As urbanisation increases, ensuring biodiversity is also one of the key requirements for local councils. Green roofs can provide a habitat for various species and restore the ecological cycle disrupted by urban infrastructure. (5) The findings have mobilized local and national conservation organizations to promote green-roof habitat, particularly in Switzerland and the United Kingdom. (3)

When it comes to the vegetation used in on the green roofs, the promotion of native species may seem favorable in some cases, yet experiments conducted on the topic have shown that the functional, structural, and phenological properties of vegetation are more important than “nativeness” in promoting invertebrate biodiversity. (3)

Sempergreen Biodiversiteitspakket (1)

Photo 4: Biodiversity kit for green roofs

Read more on  Green roofs – a potential new habitat for plants and animals in urban areas here.


Urbanscape® Green Roof is a complete system, which consists of a root membrane, a drainage system, a growing media – a unique patented rock mineral wool – and a vegetation layer. Our roofs are designed not only to bring back the natural element in the urban environment but also to provide solutions for important issues such as urban heat island effect and stormwater management.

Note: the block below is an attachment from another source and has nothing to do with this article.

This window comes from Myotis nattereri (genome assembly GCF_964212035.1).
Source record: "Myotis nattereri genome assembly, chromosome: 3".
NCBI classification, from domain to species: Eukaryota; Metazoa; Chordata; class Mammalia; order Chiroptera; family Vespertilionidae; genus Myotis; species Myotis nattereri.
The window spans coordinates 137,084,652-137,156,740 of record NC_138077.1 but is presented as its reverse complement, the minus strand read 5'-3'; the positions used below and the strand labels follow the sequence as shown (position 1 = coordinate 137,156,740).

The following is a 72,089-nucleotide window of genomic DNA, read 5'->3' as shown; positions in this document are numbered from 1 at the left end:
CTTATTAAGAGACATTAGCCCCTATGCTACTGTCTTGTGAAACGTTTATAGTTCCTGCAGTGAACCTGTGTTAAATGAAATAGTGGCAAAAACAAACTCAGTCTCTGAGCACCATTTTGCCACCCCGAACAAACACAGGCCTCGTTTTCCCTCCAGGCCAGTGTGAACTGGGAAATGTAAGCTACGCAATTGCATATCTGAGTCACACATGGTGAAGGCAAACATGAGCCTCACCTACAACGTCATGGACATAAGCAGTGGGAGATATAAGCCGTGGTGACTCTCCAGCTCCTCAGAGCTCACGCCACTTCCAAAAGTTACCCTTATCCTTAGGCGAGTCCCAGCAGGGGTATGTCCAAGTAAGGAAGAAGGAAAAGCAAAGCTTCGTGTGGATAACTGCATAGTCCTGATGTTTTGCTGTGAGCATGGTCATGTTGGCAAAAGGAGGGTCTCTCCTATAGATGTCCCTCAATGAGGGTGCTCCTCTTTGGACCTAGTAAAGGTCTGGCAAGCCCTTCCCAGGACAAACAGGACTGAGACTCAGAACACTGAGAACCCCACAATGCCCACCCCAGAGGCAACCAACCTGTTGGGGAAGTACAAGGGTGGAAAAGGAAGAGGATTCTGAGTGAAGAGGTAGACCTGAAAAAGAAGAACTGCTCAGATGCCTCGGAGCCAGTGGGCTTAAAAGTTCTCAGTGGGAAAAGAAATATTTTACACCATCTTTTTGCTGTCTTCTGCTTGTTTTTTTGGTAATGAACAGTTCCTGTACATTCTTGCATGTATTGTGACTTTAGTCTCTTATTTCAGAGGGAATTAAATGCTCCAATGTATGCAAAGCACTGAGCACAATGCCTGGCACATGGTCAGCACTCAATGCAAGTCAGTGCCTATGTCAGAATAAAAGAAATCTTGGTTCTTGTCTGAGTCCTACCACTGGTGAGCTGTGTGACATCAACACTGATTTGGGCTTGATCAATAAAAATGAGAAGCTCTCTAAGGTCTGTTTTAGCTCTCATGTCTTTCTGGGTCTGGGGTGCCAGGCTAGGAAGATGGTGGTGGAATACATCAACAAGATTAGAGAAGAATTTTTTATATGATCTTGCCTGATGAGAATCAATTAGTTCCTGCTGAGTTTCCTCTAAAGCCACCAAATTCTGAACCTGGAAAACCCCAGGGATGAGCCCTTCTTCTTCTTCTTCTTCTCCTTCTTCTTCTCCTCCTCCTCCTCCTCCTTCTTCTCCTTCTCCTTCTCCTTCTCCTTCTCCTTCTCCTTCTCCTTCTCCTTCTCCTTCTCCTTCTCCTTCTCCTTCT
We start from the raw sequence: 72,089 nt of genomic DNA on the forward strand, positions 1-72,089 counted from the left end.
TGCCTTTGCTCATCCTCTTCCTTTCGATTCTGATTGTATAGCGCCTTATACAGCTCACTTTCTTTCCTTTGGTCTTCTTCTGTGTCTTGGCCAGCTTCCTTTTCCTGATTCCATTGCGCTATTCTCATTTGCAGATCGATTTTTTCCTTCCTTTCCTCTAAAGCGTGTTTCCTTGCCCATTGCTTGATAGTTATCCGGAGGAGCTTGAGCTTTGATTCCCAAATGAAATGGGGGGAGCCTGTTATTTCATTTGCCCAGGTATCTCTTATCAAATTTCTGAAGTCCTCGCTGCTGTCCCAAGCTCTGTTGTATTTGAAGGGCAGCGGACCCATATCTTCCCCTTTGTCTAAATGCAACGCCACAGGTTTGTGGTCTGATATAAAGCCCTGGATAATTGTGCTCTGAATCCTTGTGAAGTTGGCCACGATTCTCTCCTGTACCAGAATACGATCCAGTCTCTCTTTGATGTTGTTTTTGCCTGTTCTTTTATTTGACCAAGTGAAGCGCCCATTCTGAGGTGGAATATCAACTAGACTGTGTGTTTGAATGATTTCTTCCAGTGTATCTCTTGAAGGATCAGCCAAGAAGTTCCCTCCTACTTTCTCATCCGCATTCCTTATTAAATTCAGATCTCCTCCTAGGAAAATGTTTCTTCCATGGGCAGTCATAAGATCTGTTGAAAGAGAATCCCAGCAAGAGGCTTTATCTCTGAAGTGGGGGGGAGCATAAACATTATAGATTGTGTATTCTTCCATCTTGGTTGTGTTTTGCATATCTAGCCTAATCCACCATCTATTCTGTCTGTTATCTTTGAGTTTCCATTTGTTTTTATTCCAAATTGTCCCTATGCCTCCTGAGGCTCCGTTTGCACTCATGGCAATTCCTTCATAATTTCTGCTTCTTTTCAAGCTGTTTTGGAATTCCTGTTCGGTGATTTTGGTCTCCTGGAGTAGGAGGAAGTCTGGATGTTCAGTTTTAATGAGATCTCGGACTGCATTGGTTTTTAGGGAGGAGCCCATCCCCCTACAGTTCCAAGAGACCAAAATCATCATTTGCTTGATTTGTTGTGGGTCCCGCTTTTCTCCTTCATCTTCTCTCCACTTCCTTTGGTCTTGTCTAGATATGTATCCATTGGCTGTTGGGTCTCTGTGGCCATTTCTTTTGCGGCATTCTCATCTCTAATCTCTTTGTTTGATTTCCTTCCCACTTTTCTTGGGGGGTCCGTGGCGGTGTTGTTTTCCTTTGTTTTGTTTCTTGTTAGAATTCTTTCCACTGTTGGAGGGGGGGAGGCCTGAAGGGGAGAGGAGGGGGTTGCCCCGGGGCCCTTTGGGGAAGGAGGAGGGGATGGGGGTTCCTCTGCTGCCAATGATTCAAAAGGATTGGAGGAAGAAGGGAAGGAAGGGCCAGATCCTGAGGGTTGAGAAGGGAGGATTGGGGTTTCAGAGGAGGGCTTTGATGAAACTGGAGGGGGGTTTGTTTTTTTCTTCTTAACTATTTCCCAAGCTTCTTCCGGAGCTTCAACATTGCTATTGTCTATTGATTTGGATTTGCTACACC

Read more about the Urbanscape® Green Roof on our website or download our Green Roof system brochure below:



Author: Ana Belčič, M. Arch. - Studio MIAO

Source (1): Green roofs provide habitat for urban bats - K.L. Parkins, J.A. Clark, Department of Biological Sciences, Fordham University, USA

Source (2): https://www.helsinki.fi/en/researchgroups/fifth-dimension-green-roofs-and-walls-in-urban-areas

Source (3): Green Roofs as Urban Ecosystems: Ecological Structures, Functions, and Services - https://academic.oup.com/bioscience/article/57/10/823/232363 Erica Oberndorfer Jeremy Lundholm Brad Bass Reid R. Coffman Hitesh DoshiNigel Dunnett Stuart Gaffin Manfred Köhler Karen K. Y. Liu Bradley Rowe - BioScience, Volume 57, Issue 10, 1 November 2007, Pages 823–833,

Source (4): https://blog.urbanscape-architecture.com/green-roof-a-potential-new-habitat-for-plants-and-animals-in-urban-areas

Source (5): https://www.urbanscape-architecture.com/solutions/green-roof-system/#tab-id-3